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Winter in Westeros: The Weather of 'Game of Thrones'

As the fourth season of Game of Thrones kicks off Sunday night, many questions linger in the minds of fans, from wondering who will win the war for the Iron Throne, to which characters will survive this season, to when the Starks' foreboding warning that "winter is coming" will prove true.

Westeros has a complex and varied climate, spanning the dry, hot deserts of Dorne in the south, to the icy wall north of Winterfell. Seasons do not run in short or predictable schedules; summers last for years with the threat of winter's return looming ahead in the future.

To capture the varied landscape and scenery presented in the Song of Ice and Fire books, production of the Game of Thrones television show is filmed in different countries, about 100 different locations in a season. Snowy scenes that take place at the Wall are filmed in Iceland. Malta and Croatia have been used for King's Landing, and much of Westeros was represented by Northern Ireland.

The weather plays such a heavy hand in the scenery of the stories, and so the production crews often travel to get the environments and weather conditions that will be the most cooperative for their story telling.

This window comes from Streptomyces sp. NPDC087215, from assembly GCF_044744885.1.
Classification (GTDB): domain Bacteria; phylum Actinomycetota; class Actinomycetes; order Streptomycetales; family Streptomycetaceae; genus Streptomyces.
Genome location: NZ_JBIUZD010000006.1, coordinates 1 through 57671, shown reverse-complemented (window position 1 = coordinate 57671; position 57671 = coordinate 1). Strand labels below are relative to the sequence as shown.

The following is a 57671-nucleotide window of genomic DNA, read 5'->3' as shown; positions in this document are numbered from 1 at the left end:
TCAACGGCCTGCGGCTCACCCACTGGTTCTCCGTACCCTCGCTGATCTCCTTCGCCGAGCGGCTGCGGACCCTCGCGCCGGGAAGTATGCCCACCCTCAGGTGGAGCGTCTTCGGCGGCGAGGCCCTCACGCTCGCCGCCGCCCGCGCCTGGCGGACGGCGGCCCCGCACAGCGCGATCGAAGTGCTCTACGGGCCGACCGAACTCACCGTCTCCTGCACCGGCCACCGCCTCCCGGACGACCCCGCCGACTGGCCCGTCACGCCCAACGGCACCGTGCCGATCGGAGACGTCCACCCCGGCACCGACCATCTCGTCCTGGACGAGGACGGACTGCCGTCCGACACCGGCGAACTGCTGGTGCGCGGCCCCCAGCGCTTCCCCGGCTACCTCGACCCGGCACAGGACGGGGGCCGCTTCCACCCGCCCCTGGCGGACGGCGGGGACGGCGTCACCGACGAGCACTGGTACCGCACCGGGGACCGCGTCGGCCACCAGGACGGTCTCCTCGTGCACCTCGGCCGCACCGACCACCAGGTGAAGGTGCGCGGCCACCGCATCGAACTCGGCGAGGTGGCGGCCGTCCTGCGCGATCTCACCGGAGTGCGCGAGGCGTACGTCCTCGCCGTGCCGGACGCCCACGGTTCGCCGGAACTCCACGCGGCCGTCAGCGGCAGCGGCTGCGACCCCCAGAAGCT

"Basically, the saying on set is, the worse the weather is, the better it's going to look on screen," said David Benioff and Dan Weiss, executive producers and writers of the show.

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While inclement weather may make for better scenes on film, capturing those scenes can provide an extra challenge.

According to Sullivan Entertainment, "Filming outside is challenging at the best of times but dealing with bad weather definitely complicates things even further."

They said that the biggest issue the weather can present when filming is around continuity. If the weather at the start of the scene is rainy, but then the rain doesn't persist by the time shooting concludes, it creates problems for the scene's consistency.

Tricks are used to help manipulate the way scenes are shot outside when the weather is not cooperating, such as adjusting different lighting angles or setting up tarps and canopies to minimize the impact of rain when a clear-day shot is needed.

Snowy and rainy weather also provides an extra challenge to crews trying to protect their equipment. Camera crews may need to use water-resistant, well-ventilated, covers, or set up equipment in an inside location to film what is taking place outside.

With more ice and snow on tap for the fourth season as the threat of the White Walkers grows, fans of the show can expect some extreme weather conditions to set the scene this year.